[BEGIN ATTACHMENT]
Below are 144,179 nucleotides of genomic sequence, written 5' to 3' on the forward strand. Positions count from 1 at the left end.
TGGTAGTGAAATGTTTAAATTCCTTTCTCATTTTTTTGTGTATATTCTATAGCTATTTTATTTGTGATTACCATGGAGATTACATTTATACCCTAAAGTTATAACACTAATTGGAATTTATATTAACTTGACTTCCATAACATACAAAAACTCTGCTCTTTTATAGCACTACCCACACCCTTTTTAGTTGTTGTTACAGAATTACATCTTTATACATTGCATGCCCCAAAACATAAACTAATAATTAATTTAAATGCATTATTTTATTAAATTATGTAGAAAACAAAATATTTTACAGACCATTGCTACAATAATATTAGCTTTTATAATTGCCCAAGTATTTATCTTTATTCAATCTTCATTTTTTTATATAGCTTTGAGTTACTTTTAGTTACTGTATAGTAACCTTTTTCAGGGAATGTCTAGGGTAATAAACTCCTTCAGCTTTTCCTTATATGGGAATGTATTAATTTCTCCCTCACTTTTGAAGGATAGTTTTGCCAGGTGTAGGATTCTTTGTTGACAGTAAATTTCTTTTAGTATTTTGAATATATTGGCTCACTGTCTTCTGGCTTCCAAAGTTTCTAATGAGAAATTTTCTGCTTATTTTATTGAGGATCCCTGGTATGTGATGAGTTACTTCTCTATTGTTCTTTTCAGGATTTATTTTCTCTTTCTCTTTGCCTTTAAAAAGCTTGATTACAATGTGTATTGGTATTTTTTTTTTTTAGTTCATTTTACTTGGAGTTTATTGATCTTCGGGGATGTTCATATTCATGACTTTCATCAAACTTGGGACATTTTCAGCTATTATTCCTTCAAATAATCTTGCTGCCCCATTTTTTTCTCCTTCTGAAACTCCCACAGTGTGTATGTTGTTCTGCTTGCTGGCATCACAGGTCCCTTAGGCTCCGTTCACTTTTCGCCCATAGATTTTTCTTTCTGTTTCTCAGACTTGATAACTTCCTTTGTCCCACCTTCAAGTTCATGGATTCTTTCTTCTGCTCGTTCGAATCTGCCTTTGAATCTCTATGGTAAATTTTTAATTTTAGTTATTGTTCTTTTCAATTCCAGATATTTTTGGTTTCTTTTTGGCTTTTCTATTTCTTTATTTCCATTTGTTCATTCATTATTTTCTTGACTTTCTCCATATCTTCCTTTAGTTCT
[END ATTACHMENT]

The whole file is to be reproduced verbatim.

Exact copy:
Below are 144,179 nucleotides of genomic sequence, written 5' to 3' on the forward strand. Positions count from 1 at the left end.
TGGTAGTGAAATGTTTAAATTCCTTTCTCATTTTTTTGTGTATATTCTATAGCTATTTTATTTGTGATTACCATGGAGATTACATTTATACCCTAAAGTTATAACACTAATTGGAATTTATATTAACTTGACTTCCATAACATACAAAAACTCTGCTCTTTTATAGCACTACCCACACCCTTTTTAGTTGTTGTTACAGAATTACATCTTTATACATTGCATGCCCCAAAACATAAACTAATAATTAATTTAAATGCATTATTTTATTAAATTATGTAGAAAACAAAATATTTTACAGACCATTGCTACAATAATATTAGCTTTTATAATTGCCCAAGTATTTATCTTTATTCAATCTTCATTTTTTTATATAGCTTTGAGTTACTTTTAGTTACTGTATAGTAACCTTTTTCAGGGAATGTCTAGGGTAATAAACTCCTTCAGCTTTTCCTTATATGGGAATGTATTAATTTCTCCCTCACTTTTGAAGGATAGTTTTGCCAGGTGTAGGATTCTTTGTTGACAGTAAATTTCTTTTAGTATTTTGAATATATTGGCTCACTGTCTTCTGGCTTCCAAAGTTTCTAATGAGAAATTTTCTGCTTATTTTATTGAGGATCCCTGGTATGTGATGAGTTACTTCTCTATTGTTCTTTTCAGGATTTATTTTCTCTTTCTCTTTGCCTTTAAAAAGCTTGATTACAATGTGTATTGGTATTTTTTTTTTTTAGTTCATTTTACTTGGAGTTTATTGATCTTCGGGGATGTTCATATTCATGACTTTCATCAAACTTGGGACATTTTCAGCTATTATTCCTTCAAATAATCTTGCTGCCCCATTTTTTTCTCCTTCTGAAACTCCCACAGTGTGTATGTTGTTCTGCTTGCTGGCATCACAGGTCCCTTAGGCTCCGTTCACTTTTCGCCCATAGATTTTTCTTTCTGTTTCTCAGACTTGATAACTTCCTTTGTCCCACCTTCAAGTTCATGGATTCTTTCTTCTGCTCGTTCGAATCTGCCTTTGAATCTCTATGGTAAATTTTTAATTTTAGTTATTGTTCTTTTCAATTCCAGATATTTTTGGTTTCTTTTTGGCTTTTCTATTTCTTTATTTCCATTTGTTCATTCATTATTTTCTTGACTTTCTCCATATCTTCCTTTAGTTCT